6) What can we expect?

Increased noise and interference levels between 1.705 and 80MHz. Experience in Europe and the U.S. has shown that BPL systems which would meet the emission limits contained in the Consultation Paper will be sources of wideband noise and greatly raise the noise level in areas served by BPL. If 1.705 to 80MHz BPL systems are widely installed in urban areas, and operated in the frequency range given in the Consultation Paper and in compliance with its emission limits, it will be difficult to find any area that will be free of BPL interference. While the density of BPL cabling might be lower in rural areas, the behaviour of BPL's radiated fields will ensure that its effects are felt far beyond the users it is intended to serve.

7) Does BPL comply with ITU regulations?

International Telecommunication Union regulations have the effect of a treaty on member nations and Canada is a member of the ITU. ITU Radio Regulation 15.12 states that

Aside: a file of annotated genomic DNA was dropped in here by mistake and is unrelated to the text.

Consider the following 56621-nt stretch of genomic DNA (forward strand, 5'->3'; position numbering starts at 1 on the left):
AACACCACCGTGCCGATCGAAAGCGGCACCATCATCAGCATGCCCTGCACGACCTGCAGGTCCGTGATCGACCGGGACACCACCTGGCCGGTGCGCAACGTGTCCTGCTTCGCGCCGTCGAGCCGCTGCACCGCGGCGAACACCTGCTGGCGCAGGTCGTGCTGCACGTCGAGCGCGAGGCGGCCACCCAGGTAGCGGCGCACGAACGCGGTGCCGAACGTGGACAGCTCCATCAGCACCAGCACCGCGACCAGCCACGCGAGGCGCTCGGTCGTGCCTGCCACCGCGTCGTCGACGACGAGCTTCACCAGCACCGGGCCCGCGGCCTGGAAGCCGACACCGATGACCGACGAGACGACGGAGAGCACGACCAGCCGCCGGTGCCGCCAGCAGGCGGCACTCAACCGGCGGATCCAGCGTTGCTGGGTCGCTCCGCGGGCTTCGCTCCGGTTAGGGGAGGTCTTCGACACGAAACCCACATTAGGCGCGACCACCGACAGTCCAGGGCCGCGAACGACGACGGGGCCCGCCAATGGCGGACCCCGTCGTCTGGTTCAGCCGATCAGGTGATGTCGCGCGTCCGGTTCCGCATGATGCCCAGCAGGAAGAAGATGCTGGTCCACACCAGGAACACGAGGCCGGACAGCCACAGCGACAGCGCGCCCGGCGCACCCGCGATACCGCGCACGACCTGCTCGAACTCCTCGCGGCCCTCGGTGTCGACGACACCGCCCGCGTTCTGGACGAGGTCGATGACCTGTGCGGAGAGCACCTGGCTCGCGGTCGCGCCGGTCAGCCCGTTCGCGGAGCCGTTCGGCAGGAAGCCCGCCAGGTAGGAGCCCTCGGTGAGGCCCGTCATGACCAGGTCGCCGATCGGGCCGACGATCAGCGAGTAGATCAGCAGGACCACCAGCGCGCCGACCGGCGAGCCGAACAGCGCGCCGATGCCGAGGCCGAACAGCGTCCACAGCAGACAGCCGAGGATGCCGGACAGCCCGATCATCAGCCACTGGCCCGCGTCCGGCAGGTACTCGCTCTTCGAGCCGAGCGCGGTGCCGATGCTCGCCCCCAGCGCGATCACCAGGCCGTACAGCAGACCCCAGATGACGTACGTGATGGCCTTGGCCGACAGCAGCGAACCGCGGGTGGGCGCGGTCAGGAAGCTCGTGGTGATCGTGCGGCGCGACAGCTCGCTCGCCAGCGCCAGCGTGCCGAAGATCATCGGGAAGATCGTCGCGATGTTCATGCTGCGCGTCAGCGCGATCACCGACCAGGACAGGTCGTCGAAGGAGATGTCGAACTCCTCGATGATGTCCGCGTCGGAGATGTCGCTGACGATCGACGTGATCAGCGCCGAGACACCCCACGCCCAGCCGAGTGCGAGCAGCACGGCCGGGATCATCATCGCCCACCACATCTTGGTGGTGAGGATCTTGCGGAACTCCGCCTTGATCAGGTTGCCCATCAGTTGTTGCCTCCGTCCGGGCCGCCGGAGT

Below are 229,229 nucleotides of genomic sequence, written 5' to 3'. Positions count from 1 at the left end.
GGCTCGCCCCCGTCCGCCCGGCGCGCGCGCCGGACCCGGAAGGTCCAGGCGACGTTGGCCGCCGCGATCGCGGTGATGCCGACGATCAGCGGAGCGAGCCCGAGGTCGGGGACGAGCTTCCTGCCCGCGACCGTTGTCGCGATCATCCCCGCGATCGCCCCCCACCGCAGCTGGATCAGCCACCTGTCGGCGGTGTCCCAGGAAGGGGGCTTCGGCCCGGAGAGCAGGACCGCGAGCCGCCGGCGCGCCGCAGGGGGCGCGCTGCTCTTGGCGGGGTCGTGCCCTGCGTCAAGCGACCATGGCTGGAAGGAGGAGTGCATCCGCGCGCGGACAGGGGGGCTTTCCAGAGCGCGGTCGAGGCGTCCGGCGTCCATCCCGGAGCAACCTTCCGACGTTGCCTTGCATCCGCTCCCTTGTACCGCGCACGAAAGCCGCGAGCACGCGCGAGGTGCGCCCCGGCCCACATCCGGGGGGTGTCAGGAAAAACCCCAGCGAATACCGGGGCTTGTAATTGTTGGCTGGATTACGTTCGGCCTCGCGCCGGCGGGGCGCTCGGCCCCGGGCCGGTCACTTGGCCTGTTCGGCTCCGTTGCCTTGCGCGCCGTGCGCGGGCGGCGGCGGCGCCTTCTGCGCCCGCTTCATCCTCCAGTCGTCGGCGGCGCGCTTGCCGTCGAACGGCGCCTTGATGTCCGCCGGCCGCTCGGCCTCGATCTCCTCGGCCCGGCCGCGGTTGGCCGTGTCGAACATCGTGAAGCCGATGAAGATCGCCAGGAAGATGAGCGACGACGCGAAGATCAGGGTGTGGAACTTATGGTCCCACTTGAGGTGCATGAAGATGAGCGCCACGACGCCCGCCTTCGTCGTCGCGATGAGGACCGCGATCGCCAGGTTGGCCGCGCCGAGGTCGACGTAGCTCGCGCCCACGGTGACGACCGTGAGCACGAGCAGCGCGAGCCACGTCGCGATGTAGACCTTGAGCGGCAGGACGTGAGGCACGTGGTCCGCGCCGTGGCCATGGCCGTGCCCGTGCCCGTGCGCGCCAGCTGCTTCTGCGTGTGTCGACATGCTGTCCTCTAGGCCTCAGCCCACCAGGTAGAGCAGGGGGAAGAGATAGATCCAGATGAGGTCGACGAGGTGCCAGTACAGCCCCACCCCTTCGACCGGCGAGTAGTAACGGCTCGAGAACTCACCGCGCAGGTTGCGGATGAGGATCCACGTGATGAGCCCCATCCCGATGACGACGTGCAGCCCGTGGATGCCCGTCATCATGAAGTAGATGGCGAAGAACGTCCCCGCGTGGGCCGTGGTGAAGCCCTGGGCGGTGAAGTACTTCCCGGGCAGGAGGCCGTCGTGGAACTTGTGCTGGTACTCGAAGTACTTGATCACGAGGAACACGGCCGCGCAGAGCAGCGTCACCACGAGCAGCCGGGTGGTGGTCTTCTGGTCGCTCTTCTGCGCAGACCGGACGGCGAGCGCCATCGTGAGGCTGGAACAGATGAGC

"administrations shall take all practicable and necessary steps to ensure that the operation of electrical apparatus or installations of any kind, including power and telecommunication distribution networks, but excluding equipment used for industrial, scientific and medical applications, does not cause interference to a radiocommunication service and, in particular, to a radionavigation or any other safety service operating in accordance with the provisions of these Regulations"
The ITU sets out protection limits that require the interfering signal amplitude to be below that of the intended signal by a protection ratio.

With the emission limits suggested in the Consultation Paper, a BPL system could be in compliance with the limits at the specified 30m distance and still produce an interfering signal with an amplitude 20 to 50dB+ above that of the ambient noise level. This interference would also have an amplitude well above that of many received signals. The result would be a negative protection ratio for all but the strongest signals, and place Canada in violation of ITU regulation 15.12.